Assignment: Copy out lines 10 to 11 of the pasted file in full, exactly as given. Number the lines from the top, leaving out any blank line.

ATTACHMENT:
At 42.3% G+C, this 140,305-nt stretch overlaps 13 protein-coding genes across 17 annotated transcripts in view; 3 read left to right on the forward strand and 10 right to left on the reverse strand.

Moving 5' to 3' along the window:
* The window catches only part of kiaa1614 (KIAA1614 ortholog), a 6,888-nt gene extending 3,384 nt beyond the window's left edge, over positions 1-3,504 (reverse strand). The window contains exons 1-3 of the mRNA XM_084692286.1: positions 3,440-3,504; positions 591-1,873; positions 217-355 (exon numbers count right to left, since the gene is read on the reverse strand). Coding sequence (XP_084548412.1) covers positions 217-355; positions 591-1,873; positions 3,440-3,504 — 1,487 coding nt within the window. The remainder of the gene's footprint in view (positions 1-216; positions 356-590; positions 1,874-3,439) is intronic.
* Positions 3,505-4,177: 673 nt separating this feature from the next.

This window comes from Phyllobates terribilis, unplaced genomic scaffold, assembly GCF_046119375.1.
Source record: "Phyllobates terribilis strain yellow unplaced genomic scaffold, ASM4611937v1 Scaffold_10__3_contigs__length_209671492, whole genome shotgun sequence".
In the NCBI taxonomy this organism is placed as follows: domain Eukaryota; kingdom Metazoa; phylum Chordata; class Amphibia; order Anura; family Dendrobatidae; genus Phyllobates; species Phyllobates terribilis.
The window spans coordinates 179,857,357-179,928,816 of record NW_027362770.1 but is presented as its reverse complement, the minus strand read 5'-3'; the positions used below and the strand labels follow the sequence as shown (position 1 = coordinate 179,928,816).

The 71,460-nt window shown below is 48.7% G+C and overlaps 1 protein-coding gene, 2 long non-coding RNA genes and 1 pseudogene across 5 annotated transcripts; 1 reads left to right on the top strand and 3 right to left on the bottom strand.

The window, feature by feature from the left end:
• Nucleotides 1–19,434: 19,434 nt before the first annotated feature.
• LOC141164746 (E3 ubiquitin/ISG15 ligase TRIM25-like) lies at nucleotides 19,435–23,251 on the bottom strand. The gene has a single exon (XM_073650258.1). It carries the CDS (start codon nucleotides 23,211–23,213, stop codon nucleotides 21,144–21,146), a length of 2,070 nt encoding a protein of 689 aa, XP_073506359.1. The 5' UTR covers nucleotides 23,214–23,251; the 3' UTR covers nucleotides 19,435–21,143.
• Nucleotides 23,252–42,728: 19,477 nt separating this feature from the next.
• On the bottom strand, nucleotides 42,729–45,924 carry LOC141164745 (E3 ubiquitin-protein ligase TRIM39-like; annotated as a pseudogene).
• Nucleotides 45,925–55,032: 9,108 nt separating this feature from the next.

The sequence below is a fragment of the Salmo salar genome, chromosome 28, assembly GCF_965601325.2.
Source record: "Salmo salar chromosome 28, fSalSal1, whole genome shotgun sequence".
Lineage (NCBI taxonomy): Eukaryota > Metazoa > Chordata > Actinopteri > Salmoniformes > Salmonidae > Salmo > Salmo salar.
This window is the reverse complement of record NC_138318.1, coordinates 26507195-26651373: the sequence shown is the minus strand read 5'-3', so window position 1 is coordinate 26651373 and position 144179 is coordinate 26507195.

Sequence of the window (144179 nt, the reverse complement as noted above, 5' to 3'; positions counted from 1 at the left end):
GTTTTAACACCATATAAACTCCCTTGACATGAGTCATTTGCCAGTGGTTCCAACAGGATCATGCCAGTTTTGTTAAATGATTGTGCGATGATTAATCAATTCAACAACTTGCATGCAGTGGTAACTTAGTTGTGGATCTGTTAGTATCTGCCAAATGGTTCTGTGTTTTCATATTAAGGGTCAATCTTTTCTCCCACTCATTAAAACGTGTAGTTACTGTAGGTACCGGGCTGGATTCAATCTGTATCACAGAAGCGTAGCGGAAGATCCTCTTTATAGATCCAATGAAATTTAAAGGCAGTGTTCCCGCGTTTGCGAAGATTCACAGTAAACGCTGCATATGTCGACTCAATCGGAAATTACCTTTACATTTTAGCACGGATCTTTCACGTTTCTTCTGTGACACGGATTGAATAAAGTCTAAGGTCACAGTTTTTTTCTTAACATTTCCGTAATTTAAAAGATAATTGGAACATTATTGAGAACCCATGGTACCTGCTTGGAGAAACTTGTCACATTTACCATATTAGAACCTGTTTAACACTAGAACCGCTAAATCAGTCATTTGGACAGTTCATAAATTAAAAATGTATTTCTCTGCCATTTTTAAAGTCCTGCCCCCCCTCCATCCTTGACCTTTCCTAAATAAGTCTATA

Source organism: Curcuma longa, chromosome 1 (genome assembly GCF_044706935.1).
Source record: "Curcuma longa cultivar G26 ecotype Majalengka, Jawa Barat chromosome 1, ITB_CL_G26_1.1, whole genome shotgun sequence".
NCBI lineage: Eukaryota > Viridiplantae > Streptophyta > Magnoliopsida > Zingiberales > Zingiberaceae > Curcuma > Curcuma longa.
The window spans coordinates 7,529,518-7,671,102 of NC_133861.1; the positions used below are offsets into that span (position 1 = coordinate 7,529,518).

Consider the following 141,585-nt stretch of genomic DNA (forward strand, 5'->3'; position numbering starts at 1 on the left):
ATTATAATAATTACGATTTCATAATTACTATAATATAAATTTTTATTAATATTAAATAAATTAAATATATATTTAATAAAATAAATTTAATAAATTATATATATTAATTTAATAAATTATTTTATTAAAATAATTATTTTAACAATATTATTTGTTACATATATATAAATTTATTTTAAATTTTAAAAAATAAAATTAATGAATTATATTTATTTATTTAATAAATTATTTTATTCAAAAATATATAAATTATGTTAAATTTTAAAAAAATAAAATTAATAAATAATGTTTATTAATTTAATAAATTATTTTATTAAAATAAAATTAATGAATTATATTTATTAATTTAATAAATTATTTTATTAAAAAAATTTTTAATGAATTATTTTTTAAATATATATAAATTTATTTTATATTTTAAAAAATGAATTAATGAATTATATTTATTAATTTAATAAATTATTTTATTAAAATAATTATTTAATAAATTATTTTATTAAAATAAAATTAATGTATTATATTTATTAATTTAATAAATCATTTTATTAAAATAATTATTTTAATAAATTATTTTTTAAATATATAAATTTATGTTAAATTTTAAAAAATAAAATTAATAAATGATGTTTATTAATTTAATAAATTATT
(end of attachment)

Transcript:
The window, feature by feature from the left end:
• Nucleotides 1–19,434: 19,434 nt before the first annotated feature.